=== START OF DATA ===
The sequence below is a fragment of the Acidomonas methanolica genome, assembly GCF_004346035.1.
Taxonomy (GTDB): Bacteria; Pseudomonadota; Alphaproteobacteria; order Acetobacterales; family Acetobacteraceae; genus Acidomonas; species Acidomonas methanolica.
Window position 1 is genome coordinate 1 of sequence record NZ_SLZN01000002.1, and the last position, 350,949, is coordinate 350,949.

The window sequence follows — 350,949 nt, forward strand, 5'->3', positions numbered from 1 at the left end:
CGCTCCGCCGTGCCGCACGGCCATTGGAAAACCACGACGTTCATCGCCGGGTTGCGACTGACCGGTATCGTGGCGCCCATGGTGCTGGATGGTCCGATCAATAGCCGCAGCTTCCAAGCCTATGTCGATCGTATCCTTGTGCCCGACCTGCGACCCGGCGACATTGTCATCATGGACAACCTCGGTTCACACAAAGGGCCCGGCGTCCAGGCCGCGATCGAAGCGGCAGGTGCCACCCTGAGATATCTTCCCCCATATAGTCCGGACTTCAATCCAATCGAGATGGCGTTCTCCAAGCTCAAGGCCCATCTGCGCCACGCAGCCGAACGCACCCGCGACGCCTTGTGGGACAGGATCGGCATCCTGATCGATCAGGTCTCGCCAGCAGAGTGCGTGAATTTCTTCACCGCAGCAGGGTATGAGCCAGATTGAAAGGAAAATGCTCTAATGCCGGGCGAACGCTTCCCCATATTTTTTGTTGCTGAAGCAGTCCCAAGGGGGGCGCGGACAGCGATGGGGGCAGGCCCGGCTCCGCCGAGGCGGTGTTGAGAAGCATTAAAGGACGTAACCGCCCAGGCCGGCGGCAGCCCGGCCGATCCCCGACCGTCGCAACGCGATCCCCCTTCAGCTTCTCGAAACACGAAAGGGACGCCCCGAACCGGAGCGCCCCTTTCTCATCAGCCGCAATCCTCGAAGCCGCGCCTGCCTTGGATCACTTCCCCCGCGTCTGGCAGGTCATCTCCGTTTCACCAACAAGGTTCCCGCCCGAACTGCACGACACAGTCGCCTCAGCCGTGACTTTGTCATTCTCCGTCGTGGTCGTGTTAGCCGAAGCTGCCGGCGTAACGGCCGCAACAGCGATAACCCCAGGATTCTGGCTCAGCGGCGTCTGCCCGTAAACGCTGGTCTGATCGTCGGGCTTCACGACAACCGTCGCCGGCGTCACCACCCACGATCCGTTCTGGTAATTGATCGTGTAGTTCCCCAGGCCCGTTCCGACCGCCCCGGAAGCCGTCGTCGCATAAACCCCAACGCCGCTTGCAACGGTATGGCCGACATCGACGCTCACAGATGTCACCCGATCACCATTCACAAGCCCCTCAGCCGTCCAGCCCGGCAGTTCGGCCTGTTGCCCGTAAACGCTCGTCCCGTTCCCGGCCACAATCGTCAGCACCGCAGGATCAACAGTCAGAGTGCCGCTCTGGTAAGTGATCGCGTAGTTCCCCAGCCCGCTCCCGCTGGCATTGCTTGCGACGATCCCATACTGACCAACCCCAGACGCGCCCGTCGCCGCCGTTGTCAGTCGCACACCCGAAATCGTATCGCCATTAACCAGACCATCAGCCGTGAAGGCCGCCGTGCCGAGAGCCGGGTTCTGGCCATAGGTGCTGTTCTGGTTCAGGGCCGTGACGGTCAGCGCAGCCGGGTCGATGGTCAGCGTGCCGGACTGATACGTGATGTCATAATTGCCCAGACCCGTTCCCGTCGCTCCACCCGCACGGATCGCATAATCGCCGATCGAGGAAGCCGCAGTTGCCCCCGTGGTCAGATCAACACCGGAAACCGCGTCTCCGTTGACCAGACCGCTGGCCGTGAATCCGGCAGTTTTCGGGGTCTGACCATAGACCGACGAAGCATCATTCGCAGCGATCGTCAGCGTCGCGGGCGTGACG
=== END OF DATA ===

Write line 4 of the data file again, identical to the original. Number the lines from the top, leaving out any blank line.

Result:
The window sequence follows — 350,949 nt, forward strand, 5'->3', positions numbered from 1 at the left end: